As Ontario rides Wave 7 of the pandemic, the province’s chief medical officer is already warning the public that “We may ask Ontarians to wear masks as we go indoors into the fall, and we may mandate it if our health system has too many people getting admitted.”1
Unlike our first two pandemic summers, when outdoor living helped reduce the transmission of COVID-19, weekly caseloads have steadily increased since June. The number of cases is projected to fall in August but surge again in the fall as summer vacations end, schools reopen, and people spend more time indoors. These factors are expected to contribute:
- the new Omicron variants BA.5 and BA.4 variants, now dominant in Ontario, are believed to be the most transmissible variant so far, 2 leading to high levels of community transmission.3
- immunity from previous infections and vaccinations diminishes with time, leaving previously protected people vulnerable to infection and re-infection.
- vaccinations provide the best protection against severe outcomes, yet only 50% of Ontarians have received their third dose, let alone their fourth.4 As of July 14, all Ontarians aged 18 and older are eligible for a fourth dose, making continued immunization a public health priority.
What does this mean for workplaces? Omicron generally causes less severe illness than prior variants, but the higher transmission rate means more people may get sick. With labour shortages a top business concern, workplaces can’t afford to ignore any threat to employee health and productivity.
“Anticipating and preparing now for a fall surge could have significant benefits for your employees, your customers and your business,” says Wagish Yajaman, WSPS’ Manager of Technical Services.
9 steps to take before the fall surge
- Check your local public health unit website and provincial sources regularly for COVID-19 updates. Keep senior management and supervisors informed.
- Review your COVID-19 hazard assessment. Given BA.5 and BA.4’s higher risk of transmission in mind, are your existing controls sufficient? Could you implement new requirements?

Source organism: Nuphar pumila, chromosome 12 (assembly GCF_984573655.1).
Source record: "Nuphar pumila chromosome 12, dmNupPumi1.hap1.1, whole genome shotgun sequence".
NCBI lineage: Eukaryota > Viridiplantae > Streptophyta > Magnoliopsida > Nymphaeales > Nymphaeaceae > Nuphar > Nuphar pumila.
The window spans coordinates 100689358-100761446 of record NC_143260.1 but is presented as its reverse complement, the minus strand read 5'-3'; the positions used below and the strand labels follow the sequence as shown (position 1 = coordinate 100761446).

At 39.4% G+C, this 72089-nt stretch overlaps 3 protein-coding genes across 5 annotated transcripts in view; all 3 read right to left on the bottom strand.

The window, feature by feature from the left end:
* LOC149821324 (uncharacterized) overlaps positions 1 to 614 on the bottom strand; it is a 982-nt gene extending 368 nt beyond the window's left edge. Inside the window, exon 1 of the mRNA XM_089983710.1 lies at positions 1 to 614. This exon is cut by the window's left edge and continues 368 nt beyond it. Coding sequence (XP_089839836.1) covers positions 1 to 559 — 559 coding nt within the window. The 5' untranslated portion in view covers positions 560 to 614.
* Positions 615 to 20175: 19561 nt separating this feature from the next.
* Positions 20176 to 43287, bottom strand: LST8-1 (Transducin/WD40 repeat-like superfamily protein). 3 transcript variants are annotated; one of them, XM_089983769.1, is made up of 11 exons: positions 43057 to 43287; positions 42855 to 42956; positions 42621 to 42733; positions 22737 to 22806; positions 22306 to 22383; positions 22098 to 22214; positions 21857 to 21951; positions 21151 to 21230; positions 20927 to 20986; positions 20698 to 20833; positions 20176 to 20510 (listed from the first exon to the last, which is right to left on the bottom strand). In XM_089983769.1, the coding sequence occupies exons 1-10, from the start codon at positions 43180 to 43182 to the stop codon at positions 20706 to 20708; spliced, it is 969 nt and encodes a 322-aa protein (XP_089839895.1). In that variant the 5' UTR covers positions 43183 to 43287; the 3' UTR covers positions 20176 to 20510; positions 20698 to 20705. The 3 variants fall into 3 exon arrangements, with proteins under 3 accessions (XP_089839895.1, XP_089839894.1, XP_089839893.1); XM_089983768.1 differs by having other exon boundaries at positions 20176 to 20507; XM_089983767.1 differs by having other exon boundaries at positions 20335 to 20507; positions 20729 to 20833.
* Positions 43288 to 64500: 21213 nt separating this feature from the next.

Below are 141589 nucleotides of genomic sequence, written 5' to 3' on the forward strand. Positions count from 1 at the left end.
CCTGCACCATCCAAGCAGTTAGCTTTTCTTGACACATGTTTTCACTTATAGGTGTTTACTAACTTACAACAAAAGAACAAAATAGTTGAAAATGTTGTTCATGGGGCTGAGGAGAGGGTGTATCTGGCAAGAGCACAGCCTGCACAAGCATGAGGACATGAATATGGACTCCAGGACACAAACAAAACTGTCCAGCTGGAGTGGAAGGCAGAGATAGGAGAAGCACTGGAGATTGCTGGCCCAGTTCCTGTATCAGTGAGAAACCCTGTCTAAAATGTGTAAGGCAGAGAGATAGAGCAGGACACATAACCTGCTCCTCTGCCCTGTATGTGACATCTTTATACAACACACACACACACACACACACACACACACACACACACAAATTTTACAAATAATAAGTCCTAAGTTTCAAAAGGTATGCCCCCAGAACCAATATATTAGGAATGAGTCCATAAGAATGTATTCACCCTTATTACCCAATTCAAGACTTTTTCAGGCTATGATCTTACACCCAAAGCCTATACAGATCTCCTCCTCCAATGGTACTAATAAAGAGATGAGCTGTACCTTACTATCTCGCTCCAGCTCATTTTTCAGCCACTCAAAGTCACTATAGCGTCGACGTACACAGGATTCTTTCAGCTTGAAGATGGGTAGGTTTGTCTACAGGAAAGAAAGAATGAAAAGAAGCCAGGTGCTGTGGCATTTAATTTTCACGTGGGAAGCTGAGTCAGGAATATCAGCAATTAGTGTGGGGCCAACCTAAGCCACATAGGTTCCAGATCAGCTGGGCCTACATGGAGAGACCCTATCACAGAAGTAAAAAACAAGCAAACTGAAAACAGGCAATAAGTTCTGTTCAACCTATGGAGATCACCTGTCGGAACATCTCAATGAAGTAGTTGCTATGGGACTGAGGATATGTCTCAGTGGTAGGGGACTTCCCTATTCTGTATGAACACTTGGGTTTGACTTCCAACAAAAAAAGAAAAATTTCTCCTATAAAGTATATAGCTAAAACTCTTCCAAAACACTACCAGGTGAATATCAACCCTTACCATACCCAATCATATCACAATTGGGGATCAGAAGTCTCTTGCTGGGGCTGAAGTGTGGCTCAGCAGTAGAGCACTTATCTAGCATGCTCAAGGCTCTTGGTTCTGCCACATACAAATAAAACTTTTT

- Establish metrics and thresholds that would trigger new COVID-19 measures. Among the possibilities: community transmission rates, wastewater surveillance results, hospital capacity, positivity rates, and vaccination rates.
- Prepare employees for the prospect of renewed precautions. Communicate your plans and explain why implementing more precautions may be necessary.
- Dispel any illusions among employees that COVID-19 is no longer a threat to them and their families. Use local public health data to keep employees up to date on infection rates, caseloads, and fatalities.
- Anticipate resistance. We’re all feeling COVID fatigue. What can you put in place to help employees overcome fatigue and buy into any new requirements?
- Promote vaccinations and booster shots. Vaccines continue to offer protection against severe illness, hospitalization and death.
- Encourage employees to take precautions when away from work, such as choosing outside activities over inside, wearing a mask in indoor public settings, maintaining physical distance from people outside their household, ensuring good ventilation at home, and practising proper hand hygiene.
- Advise any employees feeling unwell to stay home and get tested. If feasible, supply employees with rapid antigen test kits.
How WSPS can help
- COVID-19 Workplace Risk Assessment and Safety Plan (20-minute eCourse)
- Return to Work During COVID-19 (30-minute eCourse)
- Return to Work During COVID-19: Preparing Workers (30-minute eCourse)
- Pandemic Planning: Reopening for Business (30-minute eCourse)
Product and service resources
- Ventilation Checklist (COVID-19) (Occupational Health Clinics for Ontario Workers)
- 10 ways to reduce COVID-19 exposure with better ventilation (article)
- Conducting a COVID-19 risk assessment before bringing employees back (article)
- A new approach to hazard controls at work (article)
The information in this article is accurate as of its publication date.
1. “COVID-19 in Ontario: Focus on July 3, 2022 to July 9, 2022 (Week 27),” Public Health Ontario Weekly Epidemiological Survey; www.publichealthontario.ca/-/media/documents/ncov/epi/covid-19-weekly-epi-summary-report.pdf?sc_lang=en.
2. “Omicron and BA.5: A Guide to What We Know,” Yale Medicine; www.yalemedicine.org/news/5-things-to-know-omicron.
3. “Evidence Brief: SARS-CoV-2 Omicron Variant Sub-Lineages BA.4 and BA.5: Evidence and Risk Assessment,” July 8, 2022, Public Health Ontario; www.publichealthontario.ca/-/media/Documents/nCoV/voc/2022/07/evidence-brief-ba4-ba5-risk-assessment-jul-8.pdf.
4. “Ontario Vaccination Data,” COVID-19 Tracker Canada; covid19tracker.ca/provincevac.html.